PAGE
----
John Lapides

Eager to dip their toes back in the water, the members of the Yale women’s swimming and diving team return to the pool this Saturday to face Brown in their first competitive meet of the season.

Although the Bulldogs did not send anyone to the NCAA Division I National Championships for swimming last year, they still topped the Ivy League and dominated throughout the season, highlighted by a 15-meet win streak. In preparation for their conference title defense, the Elis have begun the season with a series of intramural and exhibition meets against neighboring universities UConn and West Point. The matchup against the Bears is the team’s first real test.

“We want to [win the Ivy League] again,” backstroker and freestyler Bella Hindley ’19 said. “Our in-season goal is to maintain a winning streak within the Ivy League and then try to instill a positive attitude within the team that we can do it again. We need to make sure that a championship is on our radar.”

Yale lost eight seniors from last season’s roster, many of whom who were key to the squad’s achievements. Swimmers Sydney Hirschi ’17, Olivia Jameson ’17 and Kina Zhou ’17 all had podium finishes at the Ivy League Championships and helped the Bulldogs set a number of relay records. The Elis will also miss diver Lilybet MacRae ’17 who is the reigning three-meter diving champion.

In these athletes’ stead, a crop of first years will be hoping to make its mark. One diver in particular, Nikki Watters ’21, seems poised to impress. A five-time national champion in high school with an additional five gold medals in her cupboard, she has the talent to soften the blow of MacRae’s departure. The team may have lost some great leaders and competitors, but both the future and present of the program look bright.

“We graduated a phenomenal class,” head coach Jim Henry said. “We also have an incoming class that is eager to perform. The current team has stepped up their intensity in hopes of surpassing the success of last years team.”

Henry added that the team’s first years have had an immediate impact, playing a major role in the team’s early scrimmages and overall success.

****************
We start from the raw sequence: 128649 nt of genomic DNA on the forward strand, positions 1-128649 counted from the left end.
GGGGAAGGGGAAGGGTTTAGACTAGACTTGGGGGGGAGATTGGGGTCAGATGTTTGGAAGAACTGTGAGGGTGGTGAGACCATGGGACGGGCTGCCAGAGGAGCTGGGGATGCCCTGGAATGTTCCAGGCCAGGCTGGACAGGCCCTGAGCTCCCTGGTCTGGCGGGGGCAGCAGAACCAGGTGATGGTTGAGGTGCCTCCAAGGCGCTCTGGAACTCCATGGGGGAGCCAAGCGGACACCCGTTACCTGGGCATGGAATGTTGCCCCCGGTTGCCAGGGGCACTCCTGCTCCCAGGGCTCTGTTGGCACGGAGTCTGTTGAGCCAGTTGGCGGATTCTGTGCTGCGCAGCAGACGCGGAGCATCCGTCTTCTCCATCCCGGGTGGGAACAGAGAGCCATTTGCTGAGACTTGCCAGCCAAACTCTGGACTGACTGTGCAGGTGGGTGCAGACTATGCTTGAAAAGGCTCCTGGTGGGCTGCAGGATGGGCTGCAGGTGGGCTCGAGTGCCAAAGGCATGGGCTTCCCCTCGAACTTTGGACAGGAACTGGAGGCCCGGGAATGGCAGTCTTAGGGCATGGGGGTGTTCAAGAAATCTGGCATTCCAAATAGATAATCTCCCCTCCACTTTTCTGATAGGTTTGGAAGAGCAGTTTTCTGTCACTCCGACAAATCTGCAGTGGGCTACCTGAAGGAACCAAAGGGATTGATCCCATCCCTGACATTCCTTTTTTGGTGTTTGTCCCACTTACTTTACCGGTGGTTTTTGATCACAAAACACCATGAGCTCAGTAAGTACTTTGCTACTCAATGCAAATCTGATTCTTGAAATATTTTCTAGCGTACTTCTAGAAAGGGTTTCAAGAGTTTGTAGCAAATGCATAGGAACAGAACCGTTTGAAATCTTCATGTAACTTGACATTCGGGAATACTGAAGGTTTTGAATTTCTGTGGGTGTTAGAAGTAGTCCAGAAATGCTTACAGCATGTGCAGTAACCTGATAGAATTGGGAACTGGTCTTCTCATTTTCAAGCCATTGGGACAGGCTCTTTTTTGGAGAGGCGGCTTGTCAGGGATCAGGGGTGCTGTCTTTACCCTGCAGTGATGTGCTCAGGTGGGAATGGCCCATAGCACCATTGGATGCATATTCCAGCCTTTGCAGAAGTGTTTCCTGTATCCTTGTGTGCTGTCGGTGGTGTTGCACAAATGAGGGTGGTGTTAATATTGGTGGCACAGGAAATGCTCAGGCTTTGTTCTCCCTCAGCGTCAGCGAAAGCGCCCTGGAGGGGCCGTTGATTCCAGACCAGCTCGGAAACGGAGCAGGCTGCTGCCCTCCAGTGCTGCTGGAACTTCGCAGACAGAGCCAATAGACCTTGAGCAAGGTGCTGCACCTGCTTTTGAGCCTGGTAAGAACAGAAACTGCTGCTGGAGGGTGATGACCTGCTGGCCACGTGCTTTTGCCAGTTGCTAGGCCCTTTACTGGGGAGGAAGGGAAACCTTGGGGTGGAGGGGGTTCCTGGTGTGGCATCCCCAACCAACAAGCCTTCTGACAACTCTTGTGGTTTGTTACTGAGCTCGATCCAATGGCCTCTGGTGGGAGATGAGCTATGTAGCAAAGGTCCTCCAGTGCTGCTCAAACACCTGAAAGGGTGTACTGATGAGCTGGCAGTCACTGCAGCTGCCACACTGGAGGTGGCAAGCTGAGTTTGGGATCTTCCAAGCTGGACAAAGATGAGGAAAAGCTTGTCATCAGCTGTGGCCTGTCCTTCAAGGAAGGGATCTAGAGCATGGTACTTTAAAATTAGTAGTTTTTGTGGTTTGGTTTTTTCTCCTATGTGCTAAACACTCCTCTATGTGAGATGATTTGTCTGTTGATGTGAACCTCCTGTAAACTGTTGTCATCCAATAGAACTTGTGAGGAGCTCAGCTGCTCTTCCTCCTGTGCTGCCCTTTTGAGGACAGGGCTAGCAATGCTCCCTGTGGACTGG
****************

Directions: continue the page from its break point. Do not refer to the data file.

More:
“We have some freshmen and sophomores that have really been stepping up,” captain Paulina Kaminski ’18 added. “The freshmen have come in and not missed a step. Usually, you see them falter a little bit at the start of the year. They have stepped into the role and crushed everything we have asked them to do, both in training and at meets.”

As far as competition goes, Harvard and Princeton figure to be the main obstacles for the Elis this year. The Crimson finished second at the Ancient Eight championships last year, and with a returning coaching staff and impressive roster, they will be hungry to bring the title home to Cambridge. Meanwhile, the Tigers fared the worst of the three last season, limping to third in the annual Harvard-Yale-Princeton meet. But with a new coach, they could too pose a threat to the Bulldogs.

Perhaps most important of all to the Elis’ success, though, is their mental preparation. While swimming is largely an individual sport, multiple members of the team noted how important having a positive group dynamic is for the team’s performance. Although not everyone swims at the championship, creating an encouraging atmosphere is crucial to success.

“Our biggest challenge is ourselves,” associate head coach Kyle Schack said. “College athletics is about competing against other schools, but we need to figure out who we are. The  biggest challenge is deciding what is the lowest standard we can tolerate, because that’s what will define us. We can only be as good as the worst thing we accept about ourselves.”

Last season against Brown, Yale won 196–104. Repeating that type of performance and picking up steam against Ivy League opponents will prepare the Elis for meets like the Ohio State Invitational later this month, where they will face, amongst others, Stanford and its gaggle of Olympians.

Despite its grand aspirations, the team is very much — ironically for a swim team — keeping its feet on the ground.

“We have the goal of sending more people to NCAA’s this year,” Kaminski said. “We didn’t send anyone last year. We were all really close, within a tenth of a second for some people. That was heartbreaking. We have the goal of sending two relays and two individuals this year, which I really think is doable. It’s all about taking small baby steps everyday and seeing how we do at these meets.”

Yale face off against Brown at Kiphuth Exhibition Pool this Saturday at 10 a.m.

Caleb Rhodes | caleb.rhodes@yale.edu